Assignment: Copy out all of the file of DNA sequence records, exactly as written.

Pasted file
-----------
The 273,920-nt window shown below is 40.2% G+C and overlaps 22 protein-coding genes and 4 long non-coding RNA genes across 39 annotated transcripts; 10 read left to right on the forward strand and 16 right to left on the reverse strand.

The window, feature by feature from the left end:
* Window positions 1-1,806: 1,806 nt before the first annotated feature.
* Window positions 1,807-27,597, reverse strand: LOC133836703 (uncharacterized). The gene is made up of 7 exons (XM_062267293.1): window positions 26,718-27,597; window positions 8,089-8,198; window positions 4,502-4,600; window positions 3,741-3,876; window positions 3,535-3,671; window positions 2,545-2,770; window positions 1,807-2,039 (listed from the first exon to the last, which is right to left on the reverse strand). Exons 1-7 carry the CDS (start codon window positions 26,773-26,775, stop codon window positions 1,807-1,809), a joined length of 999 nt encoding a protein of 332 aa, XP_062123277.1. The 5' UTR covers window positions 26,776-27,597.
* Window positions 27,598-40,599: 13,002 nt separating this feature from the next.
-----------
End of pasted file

The 273,920-nt window shown below is 40.2% G+C and overlaps 22 protein-coding genes and 4 long non-coding RNA genes across 39 annotated transcripts; 10 read left to right on the forward strand and 16 right to left on the reverse strand.

The window, feature by feature from the left end:
* Window positions 1-1,806: 1,806 nt before the first annotated feature.
* Window positions 1,807-27,597, reverse strand: LOC133836703 (uncharacterized). The gene is made up of 7 exons (XM_062267293.1): window positions 26,718-27,597; window positions 8,089-8,198; window positions 4,502-4,600; window positions 3,741-3,876; window positions 3,535-3,671; window positions 2,545-2,770; window positions 1,807-2,039 (listed from the first exon to the last, which is right to left on the reverse strand). Exons 1-7 carry the CDS (start codon window positions 26,773-26,775, stop codon window positions 1,807-1,809), a joined length of 999 nt encoding a protein of 332 aa, XP_062123277.1. The 5' UTR covers window positions 26,776-27,597.
* Window positions 27,598-40,599: 13,002 nt separating this feature from the next.